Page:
Cash transfers can improve education and health outcomes and alleviate poverty in a variety contexts. However, policy makers and others often express concern that poor households will use these transfers to buy alcohol, tobacco, or other “temptation goods.”
This article reviews 19 studies with quantitative evidence on the impact of cash transfers on temptation good expenditure, as well as 11 studies that surveyed whether respondents reported they used transfers to purchase temptation goods. The authors conduct a meta-analysis to gauge the average impact of transfers on temptation goods.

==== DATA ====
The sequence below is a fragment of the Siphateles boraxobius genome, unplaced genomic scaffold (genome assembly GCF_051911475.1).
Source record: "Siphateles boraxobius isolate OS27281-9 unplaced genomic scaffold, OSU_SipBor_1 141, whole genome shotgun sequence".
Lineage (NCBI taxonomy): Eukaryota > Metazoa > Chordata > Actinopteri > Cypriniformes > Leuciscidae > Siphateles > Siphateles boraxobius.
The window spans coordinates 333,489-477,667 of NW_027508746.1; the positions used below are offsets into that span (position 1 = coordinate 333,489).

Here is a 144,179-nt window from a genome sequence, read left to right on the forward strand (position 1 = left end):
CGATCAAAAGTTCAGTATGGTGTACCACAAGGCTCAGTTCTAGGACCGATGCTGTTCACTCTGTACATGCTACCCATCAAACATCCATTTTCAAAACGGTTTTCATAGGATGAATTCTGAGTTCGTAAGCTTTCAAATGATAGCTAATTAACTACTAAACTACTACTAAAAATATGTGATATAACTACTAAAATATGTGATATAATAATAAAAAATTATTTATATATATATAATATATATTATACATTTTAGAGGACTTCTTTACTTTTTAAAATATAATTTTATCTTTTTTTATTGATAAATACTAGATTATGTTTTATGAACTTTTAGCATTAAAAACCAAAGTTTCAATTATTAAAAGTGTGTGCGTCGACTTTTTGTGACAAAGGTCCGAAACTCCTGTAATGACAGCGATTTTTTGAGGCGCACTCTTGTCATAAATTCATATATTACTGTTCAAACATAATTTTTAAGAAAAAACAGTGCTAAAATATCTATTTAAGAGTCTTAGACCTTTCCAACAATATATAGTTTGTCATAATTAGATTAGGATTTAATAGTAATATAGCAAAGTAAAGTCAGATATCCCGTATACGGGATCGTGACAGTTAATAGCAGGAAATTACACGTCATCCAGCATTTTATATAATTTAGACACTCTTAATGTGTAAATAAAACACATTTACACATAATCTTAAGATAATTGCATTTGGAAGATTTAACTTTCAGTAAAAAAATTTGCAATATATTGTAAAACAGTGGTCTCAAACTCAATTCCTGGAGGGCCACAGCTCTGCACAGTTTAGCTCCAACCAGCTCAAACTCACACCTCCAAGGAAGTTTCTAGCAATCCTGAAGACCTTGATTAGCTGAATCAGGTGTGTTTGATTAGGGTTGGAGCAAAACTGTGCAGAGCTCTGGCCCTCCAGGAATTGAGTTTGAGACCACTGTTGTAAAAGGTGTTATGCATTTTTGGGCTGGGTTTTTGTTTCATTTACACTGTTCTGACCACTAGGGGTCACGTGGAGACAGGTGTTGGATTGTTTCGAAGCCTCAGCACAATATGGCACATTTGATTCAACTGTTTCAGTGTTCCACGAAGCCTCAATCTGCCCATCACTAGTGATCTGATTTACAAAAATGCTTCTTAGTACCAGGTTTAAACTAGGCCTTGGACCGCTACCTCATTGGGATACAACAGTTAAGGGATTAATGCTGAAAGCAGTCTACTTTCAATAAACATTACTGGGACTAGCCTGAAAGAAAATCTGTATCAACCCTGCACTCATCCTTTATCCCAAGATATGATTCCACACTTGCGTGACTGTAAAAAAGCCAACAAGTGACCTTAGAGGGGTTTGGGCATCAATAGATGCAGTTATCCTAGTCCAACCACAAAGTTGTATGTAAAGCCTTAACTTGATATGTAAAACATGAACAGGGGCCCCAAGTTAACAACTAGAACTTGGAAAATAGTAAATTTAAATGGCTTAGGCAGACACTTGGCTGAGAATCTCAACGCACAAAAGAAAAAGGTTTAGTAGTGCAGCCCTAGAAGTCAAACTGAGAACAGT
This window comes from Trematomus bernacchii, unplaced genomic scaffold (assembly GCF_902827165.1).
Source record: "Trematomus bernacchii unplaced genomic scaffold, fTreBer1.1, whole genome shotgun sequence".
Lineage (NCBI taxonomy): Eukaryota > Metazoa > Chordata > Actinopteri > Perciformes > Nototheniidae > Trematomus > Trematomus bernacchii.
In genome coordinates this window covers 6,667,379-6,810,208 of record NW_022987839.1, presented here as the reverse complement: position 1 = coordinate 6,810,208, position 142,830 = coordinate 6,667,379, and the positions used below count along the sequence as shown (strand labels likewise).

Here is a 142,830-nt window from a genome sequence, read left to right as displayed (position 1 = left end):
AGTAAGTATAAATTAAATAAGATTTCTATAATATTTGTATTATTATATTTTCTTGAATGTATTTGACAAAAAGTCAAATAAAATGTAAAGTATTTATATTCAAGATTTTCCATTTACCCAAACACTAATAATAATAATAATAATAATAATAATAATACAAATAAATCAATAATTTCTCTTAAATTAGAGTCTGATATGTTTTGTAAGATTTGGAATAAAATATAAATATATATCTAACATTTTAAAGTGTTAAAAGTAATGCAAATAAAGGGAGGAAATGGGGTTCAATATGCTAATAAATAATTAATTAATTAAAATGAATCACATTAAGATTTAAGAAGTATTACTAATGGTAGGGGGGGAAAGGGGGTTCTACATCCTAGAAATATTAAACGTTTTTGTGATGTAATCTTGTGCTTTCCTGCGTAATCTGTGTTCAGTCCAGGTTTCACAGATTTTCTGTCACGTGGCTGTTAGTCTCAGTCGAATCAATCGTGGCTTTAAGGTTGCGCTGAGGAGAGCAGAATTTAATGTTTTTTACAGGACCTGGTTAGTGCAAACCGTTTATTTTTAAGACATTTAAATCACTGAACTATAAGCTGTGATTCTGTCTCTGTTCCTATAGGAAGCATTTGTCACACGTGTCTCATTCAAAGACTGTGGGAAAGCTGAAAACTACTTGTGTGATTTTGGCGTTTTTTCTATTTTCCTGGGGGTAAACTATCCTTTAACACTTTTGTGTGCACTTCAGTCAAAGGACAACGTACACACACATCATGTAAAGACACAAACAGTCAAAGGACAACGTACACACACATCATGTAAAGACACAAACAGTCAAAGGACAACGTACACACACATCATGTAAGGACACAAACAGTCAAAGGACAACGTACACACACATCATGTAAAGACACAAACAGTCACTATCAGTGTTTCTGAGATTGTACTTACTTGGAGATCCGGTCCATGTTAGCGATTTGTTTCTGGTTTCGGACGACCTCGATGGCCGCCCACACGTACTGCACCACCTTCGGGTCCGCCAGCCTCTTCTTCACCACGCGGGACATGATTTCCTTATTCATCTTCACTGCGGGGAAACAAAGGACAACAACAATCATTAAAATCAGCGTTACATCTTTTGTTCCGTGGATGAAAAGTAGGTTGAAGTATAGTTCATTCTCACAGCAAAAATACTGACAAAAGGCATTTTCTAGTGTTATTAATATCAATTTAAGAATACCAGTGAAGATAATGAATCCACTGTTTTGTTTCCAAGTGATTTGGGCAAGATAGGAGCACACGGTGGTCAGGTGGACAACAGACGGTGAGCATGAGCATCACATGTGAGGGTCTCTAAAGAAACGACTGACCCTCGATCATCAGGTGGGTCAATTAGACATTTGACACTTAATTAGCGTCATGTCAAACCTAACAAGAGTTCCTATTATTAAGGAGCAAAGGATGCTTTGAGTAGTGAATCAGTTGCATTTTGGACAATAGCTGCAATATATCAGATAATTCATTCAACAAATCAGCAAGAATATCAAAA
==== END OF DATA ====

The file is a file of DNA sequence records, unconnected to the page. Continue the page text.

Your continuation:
Results show that on average cash transfers have a significant negative effect on total expenditures on temptation goods. This negative result is supported by data from Latin America, Africa, and Asia, for both conditional and unconditional cash transfer programs. A growing number of studies therefore indicate that concerns about the use of cash transfers for alcohol and tobacco are unfounded.